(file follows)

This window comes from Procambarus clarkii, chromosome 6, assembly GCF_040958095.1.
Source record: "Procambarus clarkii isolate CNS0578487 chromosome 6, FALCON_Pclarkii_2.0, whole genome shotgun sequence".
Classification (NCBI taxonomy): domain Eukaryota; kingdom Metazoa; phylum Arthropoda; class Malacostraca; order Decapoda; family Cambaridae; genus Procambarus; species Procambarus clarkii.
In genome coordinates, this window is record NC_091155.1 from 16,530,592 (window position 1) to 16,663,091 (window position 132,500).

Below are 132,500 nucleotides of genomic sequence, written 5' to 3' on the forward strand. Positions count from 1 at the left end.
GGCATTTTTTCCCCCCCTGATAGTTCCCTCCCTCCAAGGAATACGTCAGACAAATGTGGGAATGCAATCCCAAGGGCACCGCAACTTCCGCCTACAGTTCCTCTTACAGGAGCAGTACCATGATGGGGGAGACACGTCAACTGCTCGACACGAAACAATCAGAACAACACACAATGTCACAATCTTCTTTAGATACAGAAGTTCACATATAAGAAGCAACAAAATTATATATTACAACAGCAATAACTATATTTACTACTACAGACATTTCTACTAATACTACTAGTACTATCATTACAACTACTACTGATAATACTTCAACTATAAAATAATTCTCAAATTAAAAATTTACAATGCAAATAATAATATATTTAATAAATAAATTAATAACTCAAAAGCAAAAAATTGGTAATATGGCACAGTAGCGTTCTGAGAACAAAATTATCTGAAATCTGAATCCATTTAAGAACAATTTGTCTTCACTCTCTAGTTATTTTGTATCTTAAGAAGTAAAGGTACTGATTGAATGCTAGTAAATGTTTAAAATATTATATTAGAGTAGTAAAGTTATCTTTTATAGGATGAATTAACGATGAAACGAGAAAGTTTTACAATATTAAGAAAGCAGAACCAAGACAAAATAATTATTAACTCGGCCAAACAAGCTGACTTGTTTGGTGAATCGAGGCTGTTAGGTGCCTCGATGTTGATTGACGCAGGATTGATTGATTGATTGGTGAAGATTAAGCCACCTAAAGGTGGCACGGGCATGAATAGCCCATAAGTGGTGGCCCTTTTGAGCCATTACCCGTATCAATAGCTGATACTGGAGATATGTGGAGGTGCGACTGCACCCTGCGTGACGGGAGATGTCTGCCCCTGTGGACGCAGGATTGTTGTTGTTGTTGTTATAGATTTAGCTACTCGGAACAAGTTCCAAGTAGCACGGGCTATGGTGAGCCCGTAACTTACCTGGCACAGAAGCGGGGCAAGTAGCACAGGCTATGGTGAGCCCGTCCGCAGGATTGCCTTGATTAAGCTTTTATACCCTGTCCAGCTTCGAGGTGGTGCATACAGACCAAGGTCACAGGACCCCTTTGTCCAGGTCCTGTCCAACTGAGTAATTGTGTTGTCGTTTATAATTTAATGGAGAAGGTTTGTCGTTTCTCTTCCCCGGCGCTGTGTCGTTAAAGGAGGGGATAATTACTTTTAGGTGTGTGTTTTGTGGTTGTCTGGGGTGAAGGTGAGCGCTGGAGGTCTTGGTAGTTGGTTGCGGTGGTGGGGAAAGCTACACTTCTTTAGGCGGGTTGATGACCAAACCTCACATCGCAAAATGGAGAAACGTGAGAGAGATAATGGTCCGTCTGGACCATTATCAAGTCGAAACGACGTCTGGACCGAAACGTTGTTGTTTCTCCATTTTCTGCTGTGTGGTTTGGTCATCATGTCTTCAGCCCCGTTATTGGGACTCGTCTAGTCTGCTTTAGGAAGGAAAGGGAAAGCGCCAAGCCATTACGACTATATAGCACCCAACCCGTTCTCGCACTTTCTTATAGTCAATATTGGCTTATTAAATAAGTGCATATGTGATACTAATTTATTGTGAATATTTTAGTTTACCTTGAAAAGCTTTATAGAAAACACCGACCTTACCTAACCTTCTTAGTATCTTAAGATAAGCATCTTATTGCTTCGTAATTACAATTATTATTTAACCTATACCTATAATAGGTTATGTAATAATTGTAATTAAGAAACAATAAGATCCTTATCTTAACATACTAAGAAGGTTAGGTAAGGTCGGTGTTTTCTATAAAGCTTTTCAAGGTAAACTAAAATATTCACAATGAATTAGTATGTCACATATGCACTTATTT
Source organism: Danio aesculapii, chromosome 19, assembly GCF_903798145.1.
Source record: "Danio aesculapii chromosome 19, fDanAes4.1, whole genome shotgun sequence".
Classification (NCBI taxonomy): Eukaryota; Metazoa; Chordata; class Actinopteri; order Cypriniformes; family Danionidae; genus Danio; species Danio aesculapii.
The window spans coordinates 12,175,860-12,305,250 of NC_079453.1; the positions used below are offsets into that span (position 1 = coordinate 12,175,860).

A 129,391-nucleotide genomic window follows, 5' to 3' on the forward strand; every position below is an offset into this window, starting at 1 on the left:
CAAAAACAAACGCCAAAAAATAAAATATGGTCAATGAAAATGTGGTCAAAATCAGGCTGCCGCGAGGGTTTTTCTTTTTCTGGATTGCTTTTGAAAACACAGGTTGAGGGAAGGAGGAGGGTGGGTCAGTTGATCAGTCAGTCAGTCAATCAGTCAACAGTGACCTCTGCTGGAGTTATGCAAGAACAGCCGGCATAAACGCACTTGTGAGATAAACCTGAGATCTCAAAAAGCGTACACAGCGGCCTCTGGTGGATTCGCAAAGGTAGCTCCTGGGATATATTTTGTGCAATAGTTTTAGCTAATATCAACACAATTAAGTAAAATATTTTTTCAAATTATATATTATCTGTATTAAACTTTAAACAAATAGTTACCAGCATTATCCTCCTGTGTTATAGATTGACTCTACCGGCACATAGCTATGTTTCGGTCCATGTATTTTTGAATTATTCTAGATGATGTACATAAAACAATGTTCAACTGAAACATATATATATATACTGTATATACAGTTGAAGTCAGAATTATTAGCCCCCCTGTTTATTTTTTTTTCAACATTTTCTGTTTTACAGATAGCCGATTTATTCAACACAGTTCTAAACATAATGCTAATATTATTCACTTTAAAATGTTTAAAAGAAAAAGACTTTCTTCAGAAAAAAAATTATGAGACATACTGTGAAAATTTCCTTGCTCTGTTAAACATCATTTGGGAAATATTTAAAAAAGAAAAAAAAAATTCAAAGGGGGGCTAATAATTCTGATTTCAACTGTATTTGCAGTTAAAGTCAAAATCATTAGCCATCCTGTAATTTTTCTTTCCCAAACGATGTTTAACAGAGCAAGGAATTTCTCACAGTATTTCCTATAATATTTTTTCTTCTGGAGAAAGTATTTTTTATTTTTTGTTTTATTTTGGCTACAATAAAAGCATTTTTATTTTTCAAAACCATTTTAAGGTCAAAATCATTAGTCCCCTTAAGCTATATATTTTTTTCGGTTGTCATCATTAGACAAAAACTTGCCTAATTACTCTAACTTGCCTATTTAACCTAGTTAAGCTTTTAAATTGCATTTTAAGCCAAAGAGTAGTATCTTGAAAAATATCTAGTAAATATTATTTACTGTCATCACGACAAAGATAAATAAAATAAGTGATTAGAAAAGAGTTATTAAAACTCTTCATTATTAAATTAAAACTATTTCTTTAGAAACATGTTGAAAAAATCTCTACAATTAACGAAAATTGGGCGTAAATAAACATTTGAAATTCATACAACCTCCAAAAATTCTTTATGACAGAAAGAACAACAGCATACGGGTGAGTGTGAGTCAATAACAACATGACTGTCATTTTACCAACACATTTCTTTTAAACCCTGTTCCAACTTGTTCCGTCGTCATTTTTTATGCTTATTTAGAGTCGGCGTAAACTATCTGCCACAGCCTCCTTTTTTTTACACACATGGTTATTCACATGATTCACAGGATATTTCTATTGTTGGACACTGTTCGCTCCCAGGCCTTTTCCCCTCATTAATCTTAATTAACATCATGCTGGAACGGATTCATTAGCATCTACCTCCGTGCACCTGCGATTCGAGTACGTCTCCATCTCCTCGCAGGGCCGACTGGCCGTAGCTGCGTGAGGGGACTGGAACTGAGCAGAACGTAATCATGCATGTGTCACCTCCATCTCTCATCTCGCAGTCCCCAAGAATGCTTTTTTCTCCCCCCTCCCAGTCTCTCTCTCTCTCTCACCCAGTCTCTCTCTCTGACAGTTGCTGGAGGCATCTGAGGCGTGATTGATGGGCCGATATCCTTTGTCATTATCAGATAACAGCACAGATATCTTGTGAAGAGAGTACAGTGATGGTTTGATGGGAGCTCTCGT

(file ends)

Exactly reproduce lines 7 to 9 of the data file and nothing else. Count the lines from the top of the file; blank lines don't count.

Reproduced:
Source organism: Danio aesculapii, chromosome 19, assembly GCF_903798145.1.
Source record: "Danio aesculapii chromosome 19, fDanAes4.1, whole genome shotgun sequence".
Classification (NCBI taxonomy): Eukaryota; Metazoa; Chordata; class Actinopteri; order Cypriniformes; family Danionidae; genus Danio; species Danio aesculapii.